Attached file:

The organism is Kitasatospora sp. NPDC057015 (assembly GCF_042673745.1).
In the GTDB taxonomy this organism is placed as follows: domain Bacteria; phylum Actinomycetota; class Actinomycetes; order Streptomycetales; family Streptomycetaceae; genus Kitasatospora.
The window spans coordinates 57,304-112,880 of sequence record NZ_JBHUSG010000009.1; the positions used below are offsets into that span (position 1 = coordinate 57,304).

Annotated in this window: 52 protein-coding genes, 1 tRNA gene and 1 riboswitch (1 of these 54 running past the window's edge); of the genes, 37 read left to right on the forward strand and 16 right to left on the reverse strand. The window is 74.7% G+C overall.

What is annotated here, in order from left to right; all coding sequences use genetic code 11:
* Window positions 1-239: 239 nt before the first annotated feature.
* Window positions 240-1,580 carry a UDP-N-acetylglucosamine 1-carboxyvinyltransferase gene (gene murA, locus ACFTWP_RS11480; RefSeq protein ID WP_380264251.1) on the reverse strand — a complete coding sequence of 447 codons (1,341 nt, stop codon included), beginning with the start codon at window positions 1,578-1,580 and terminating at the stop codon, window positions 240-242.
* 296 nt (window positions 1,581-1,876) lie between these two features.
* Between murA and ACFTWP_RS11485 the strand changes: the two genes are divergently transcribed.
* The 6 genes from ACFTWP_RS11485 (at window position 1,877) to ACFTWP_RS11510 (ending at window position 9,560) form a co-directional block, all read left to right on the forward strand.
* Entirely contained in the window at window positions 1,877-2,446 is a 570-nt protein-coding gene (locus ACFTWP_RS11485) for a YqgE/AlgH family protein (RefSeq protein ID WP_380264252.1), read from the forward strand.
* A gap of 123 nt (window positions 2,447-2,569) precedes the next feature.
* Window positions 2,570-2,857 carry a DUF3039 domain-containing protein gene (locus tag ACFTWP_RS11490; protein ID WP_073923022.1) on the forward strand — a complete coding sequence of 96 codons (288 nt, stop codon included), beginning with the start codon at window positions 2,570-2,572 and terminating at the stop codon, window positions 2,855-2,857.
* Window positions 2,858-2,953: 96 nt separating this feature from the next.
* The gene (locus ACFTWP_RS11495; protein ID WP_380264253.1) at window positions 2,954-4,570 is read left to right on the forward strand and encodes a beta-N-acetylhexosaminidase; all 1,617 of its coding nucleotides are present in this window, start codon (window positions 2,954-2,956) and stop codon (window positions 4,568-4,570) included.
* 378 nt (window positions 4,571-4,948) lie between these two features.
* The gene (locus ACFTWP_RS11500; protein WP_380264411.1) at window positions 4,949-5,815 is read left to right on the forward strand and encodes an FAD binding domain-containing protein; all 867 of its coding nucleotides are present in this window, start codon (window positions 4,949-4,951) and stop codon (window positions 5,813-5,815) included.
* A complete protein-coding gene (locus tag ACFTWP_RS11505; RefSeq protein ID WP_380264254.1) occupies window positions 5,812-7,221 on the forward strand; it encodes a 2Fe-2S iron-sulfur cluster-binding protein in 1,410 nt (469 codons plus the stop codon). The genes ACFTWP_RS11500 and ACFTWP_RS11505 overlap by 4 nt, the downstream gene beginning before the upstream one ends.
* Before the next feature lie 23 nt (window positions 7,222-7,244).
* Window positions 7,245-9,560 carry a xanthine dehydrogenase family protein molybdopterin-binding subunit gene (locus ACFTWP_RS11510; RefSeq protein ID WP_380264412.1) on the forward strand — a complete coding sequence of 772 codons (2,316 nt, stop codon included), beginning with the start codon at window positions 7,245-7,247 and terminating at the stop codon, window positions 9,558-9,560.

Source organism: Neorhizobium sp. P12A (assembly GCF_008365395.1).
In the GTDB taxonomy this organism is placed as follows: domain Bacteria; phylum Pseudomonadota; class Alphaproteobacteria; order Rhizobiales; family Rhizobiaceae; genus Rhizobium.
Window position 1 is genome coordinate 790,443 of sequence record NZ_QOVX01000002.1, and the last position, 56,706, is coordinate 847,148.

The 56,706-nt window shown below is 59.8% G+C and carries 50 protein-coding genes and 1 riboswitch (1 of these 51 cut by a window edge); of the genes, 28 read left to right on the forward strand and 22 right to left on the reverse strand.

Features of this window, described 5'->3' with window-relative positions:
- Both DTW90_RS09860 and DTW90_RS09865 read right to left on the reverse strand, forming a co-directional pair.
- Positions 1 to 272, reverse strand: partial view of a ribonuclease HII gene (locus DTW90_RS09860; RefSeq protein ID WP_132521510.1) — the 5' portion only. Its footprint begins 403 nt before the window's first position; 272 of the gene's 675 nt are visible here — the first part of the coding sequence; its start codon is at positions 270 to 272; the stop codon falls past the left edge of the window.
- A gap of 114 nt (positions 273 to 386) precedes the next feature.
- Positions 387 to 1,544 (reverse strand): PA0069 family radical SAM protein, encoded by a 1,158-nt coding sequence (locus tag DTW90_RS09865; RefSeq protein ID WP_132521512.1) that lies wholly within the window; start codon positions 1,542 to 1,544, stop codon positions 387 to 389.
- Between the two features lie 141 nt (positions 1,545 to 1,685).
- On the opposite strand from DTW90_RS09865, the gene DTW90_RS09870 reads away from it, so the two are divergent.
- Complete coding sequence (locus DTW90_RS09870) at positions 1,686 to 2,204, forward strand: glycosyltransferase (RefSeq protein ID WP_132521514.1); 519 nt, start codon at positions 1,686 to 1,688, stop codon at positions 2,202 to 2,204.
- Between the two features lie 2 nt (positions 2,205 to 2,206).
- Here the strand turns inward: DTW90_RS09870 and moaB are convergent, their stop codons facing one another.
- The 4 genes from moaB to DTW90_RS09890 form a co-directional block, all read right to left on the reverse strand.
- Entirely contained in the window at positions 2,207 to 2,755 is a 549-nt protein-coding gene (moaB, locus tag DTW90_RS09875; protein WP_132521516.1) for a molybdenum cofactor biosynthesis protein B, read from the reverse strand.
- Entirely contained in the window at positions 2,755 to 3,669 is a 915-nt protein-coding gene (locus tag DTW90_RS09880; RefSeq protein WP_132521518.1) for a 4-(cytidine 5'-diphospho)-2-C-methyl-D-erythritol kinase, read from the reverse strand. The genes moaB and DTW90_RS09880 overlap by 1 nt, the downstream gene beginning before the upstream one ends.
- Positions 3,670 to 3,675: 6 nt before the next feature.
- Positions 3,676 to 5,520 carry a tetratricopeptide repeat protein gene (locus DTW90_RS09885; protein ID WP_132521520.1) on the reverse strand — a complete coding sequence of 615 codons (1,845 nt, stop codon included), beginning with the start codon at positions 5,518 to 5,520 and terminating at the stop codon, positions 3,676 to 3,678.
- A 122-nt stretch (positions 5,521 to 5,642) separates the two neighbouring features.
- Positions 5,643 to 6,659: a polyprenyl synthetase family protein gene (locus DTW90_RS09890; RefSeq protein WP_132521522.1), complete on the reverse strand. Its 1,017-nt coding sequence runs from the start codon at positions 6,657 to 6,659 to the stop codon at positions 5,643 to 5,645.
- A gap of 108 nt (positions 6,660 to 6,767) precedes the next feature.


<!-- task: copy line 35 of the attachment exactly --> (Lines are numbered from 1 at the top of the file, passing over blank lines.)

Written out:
- The 4 genes from moaB to DTW90_RS09890 form a co-directional block, all read right to left on the reverse strand.